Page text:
First detection of gravitational waves from supermassive black holes

First detection of gravitational waves from supermassive black holes

After 25 years of data collection by six radio telescopes, the announcement has fallen: dramatically “stretched” gravitational waves have been detected, indicative of the merger of supermassive black holes at the cores of galaxies. the first!

This result, obtained by a consortium of European astronomers, is published in the journal Astronomy and astrophysics. The announcement was coordinated with similar releases from other collaborations around the world, namely the Australian (PPTA), Chinese (CPTA) and North American (NANOGrav) collaborations.

Gravitational waves, these “ripples” in space-time that propagate like ripples on the surface of water, are generated by catastrophic phenomena, such as the merger of black holes. As they orbit each other faster and faster, these massive stars warp the fabric of space-time. These distortions propagate to us and can be detected by ultra-sensitive instruments, such as LIGO and Virgo interferometers. But these detectors can only perceive relatively short waves, coming from “mini” black holes or colliding neutron stars. However, as impressive as they are, these disasters are nothing compared to a frontal collision between two galaxies, for example.

To detect low-frequency waves, which would precisely emit collisions on gigantic scales, it was necessary to be cunning. the key? Pulsars, these super-dense stars that emit regular radio pulses, are a bit like metronomes. By carefully examining its pulsations, thanks to 25 years of data, scientists have been able to detect the trail of the passage of these giant gravitational waves. They carry about a million times more energy than the waves detected by LIGO and Virgo, and their oscillation frequencies span decades.

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Quebec Sciences Victoria Caspi, an astrophysicist from McGill University and an active member of NANOGrav, was asked to decipher the discovery. It turns out that his doctoral dissertation in the 1990s was specifically about the possible use of pulsars for detecting this type of wave… “It gives me great pleasure and satisfaction to see that this work has contributed to the foundations for today’s success.”

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Quebec Science: How are these gravitational waves different from those first detected in 2015 by LIGO?

Victoria Caspi: The gravitational waves detected by LIGO have a length of about 50 to 10,000 km. The waves detected by NANOGrav have a wavelength from 10 to 200 light years! It’s very different.

QS If it is “stretched”, it is due to the merger of supermassive black holes, not stellar black holes. We are talking about things billions of times larger than the mass of the sun! Did we know that these black holes can merge?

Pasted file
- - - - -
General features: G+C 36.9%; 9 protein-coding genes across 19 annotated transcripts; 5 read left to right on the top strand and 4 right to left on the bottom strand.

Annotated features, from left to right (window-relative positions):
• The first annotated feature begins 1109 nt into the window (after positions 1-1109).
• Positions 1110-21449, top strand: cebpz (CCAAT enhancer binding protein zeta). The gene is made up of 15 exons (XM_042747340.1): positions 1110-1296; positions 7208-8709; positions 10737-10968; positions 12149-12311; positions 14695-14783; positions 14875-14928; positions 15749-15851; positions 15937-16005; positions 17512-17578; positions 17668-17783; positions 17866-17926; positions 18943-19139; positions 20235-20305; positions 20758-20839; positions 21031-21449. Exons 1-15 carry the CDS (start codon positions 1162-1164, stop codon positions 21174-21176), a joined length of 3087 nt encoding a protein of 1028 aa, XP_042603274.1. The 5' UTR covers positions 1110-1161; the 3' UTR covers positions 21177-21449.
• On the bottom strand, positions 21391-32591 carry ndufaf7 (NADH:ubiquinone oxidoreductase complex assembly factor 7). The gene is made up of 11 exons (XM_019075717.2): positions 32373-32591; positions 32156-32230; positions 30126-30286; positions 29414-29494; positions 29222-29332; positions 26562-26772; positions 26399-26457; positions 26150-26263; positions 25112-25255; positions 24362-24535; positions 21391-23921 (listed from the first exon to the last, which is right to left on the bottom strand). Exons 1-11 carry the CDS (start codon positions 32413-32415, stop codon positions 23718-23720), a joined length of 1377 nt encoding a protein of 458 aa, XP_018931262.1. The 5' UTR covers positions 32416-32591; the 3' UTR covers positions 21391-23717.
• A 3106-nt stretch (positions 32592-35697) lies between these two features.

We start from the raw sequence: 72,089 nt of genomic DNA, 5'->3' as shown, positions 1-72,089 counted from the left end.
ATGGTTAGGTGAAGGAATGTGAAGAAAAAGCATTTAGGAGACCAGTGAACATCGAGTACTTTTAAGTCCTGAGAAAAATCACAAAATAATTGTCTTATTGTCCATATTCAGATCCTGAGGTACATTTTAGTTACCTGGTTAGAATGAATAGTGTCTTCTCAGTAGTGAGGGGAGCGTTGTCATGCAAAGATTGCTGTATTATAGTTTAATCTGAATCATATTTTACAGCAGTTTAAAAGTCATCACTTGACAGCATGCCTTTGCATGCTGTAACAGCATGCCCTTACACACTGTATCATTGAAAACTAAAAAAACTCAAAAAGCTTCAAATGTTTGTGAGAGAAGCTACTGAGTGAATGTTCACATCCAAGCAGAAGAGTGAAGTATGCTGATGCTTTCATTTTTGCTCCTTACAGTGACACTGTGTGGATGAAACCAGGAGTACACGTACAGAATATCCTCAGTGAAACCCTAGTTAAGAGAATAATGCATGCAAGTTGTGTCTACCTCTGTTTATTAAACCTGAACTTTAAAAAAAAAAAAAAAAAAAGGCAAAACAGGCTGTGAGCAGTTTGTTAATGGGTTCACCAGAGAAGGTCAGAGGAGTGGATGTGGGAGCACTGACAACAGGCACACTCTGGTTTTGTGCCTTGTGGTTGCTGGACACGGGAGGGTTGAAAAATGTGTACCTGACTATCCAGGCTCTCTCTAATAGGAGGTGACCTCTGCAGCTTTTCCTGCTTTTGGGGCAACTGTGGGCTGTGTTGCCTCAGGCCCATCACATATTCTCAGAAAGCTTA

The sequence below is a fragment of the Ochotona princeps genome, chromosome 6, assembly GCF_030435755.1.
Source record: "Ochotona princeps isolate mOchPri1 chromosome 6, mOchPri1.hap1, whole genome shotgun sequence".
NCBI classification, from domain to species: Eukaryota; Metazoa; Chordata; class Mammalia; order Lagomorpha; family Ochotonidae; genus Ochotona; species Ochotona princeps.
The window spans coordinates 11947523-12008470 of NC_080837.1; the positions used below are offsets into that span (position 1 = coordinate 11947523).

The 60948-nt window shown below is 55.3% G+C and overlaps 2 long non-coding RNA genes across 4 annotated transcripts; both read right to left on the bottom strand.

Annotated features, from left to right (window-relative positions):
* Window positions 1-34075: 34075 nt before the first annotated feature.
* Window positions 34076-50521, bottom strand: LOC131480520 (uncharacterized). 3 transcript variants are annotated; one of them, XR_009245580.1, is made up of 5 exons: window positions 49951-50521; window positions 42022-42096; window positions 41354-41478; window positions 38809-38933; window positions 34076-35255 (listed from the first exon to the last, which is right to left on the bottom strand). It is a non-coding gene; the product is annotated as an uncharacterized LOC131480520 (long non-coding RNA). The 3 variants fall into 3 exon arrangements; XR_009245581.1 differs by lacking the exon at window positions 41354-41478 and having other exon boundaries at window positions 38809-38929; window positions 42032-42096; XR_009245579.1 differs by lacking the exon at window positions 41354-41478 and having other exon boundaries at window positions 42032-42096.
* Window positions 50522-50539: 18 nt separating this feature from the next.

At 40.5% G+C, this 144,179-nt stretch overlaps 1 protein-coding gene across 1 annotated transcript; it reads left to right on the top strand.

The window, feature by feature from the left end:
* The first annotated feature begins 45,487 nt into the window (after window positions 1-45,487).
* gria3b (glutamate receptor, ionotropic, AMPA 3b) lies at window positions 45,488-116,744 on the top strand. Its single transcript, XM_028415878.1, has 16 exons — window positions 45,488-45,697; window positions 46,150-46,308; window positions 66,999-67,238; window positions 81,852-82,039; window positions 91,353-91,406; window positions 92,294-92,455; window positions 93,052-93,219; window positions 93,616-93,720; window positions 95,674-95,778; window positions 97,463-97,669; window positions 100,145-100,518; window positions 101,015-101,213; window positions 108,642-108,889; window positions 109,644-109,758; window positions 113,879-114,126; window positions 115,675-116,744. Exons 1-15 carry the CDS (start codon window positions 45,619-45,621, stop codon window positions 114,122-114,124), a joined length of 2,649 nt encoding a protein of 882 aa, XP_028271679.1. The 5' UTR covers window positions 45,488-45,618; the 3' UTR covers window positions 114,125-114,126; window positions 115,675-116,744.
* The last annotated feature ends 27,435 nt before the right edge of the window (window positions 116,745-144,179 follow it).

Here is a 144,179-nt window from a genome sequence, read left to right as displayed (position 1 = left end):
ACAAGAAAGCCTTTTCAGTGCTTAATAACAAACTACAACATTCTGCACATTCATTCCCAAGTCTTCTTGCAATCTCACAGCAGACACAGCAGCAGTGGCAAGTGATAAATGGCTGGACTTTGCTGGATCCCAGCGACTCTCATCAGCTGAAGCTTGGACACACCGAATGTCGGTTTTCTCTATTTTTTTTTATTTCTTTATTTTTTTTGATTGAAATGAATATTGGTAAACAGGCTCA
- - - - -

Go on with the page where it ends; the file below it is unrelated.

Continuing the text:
vk These results confirm this hypothesis. On the one hand, we know that the universe is full of galaxies, and that these galaxies sometimes interact and merge. On the other hand, we also believe – or at least our hypothesis – that every galaxy has a supermassive black hole at its center.

If these two concepts are correct, it is expected that sometimes two supermassive black holes can merge and produce this type of gravitational wave. The challenge, of course, was finding a way to detect it. And that’s what this business did!

So this is very strong evidence for the existence of these waves, and thus confirms the validity of our assumptions about the universe.

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QS How are pulsars good tools for detecting low-frequency gravitational waves?

vk Pulsars are great at this because they produce very regular signals. So much so that if they were used as watches, they would be far more accurate than the best Rolex watch! In fact, many of the pulsars studied by the consortium are comparable, in terms of regularity, to the best atomic clocks.

When a gravitational wave passes between a radio telescope on Earth and a pulsar, the apparent frequency of the pulsar is slightly affected.

QS How can the Canadian CHIME radio telescope, with which you work, be useful for this type of observation?

vk CHIME is heavily involved in the NANOGrav group and provides monitoring of the respective sources on an almost daily basis. It is exceptional because it allows the entire planetarium in the northern hemisphere to be observed every day, and the cosmos to be studied in various ways, including by searching for fast radio bursts, another mysterious astrophysical phenomenon. Although the CHIME data do not appear in the data used for the work published today, they will certainly appear in future NANOGrav publications.

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About the Author: Irene Alves

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